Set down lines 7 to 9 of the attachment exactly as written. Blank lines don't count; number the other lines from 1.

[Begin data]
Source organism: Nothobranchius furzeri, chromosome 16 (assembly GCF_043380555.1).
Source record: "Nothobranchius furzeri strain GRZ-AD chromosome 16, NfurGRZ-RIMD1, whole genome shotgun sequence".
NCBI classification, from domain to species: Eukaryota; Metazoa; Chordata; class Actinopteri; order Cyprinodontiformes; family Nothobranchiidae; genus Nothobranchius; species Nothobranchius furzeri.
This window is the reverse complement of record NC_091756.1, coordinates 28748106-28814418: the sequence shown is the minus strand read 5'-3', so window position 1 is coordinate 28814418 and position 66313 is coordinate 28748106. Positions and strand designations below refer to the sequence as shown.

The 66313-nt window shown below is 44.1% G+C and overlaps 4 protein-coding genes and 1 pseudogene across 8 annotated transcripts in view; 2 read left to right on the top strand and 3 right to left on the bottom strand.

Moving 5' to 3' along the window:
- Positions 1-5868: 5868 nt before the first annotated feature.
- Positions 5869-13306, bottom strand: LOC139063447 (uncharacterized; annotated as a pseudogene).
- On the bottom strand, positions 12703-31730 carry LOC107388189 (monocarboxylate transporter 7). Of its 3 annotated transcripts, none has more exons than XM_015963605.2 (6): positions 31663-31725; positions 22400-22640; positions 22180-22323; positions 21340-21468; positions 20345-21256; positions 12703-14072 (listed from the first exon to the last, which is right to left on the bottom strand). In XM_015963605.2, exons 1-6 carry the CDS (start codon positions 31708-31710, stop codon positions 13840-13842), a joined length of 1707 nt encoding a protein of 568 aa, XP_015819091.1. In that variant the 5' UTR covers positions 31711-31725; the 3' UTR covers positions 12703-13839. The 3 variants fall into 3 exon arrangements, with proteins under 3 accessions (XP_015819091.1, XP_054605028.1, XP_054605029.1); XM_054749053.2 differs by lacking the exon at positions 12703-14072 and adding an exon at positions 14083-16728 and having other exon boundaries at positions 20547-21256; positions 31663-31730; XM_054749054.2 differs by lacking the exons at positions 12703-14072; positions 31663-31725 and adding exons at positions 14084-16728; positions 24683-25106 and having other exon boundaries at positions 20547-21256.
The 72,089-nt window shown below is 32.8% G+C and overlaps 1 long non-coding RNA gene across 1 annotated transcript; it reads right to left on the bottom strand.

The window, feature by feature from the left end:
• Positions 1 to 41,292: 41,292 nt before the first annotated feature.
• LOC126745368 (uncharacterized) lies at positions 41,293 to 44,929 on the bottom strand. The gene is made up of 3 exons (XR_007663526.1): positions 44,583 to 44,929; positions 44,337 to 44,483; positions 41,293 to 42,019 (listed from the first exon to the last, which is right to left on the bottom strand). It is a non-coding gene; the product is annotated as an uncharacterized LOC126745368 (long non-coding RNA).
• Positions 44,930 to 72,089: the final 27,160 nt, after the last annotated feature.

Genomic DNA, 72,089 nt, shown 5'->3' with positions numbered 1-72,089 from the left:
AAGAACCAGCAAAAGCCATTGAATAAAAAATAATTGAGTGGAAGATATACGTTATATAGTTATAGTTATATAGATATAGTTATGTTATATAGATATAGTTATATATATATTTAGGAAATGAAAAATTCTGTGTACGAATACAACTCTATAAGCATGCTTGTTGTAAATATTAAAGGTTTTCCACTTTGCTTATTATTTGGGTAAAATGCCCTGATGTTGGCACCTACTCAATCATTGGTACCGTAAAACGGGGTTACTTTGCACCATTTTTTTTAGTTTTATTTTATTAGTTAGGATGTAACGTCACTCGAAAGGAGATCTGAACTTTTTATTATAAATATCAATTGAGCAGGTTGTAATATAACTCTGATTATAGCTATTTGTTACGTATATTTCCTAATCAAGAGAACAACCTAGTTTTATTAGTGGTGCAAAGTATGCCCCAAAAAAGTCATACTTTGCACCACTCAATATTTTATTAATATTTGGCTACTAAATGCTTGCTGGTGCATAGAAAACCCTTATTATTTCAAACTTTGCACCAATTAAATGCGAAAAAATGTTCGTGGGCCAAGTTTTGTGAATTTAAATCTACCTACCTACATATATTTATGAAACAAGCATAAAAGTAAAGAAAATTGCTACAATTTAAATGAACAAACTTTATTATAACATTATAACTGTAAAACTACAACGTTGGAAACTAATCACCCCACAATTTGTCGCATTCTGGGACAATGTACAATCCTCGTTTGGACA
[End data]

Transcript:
- Positions 1-5868: 5868 nt before the first annotated feature.
- Positions 5869-13306, bottom strand: LOC139063447 (uncharacterized; annotated as a pseudogene).
- On the bottom strand, positions 12703-31730 carry LOC107388189 (monocarboxylate transporter 7). Of its 3 annotated transcripts, none has more exons than XM_015963605.2 (6): positions 31663-31725; positions 22400-22640; positions 22180-22323; positions 21340-21468; positions 20345-21256; positions 12703-14072 (listed from the first exon to the last, which is right to left on the bottom strand). In XM_015963605.2, exons 1-6 carry the CDS (start codon positions 31708-31710, stop codon positions 13840-13842), a joined length of 1707 nt encoding a protein of 568 aa, XP_015819091.1. In that variant the 5' UTR covers positions 31711-31725; the 3' UTR covers positions 12703-13839. The 3 variants fall into 3 exon arrangements, with proteins under 3 accessions (XP_015819091.1, XP_054605028.1, XP_054605029.1); XM_054749053.2 differs by lacking the exon at positions 12703-14072 and adding an exon at positions 14083-16728 and having other exon boundaries at positions 20547-21256; positions 31663-31730; XM_054749054.2 differs by lacking the exons at positions 12703-14072; positions 31663-31725 and adding exons at positions 14084-16728; positions 24683-25106 and having other exon boundaries at positions 20547-21256.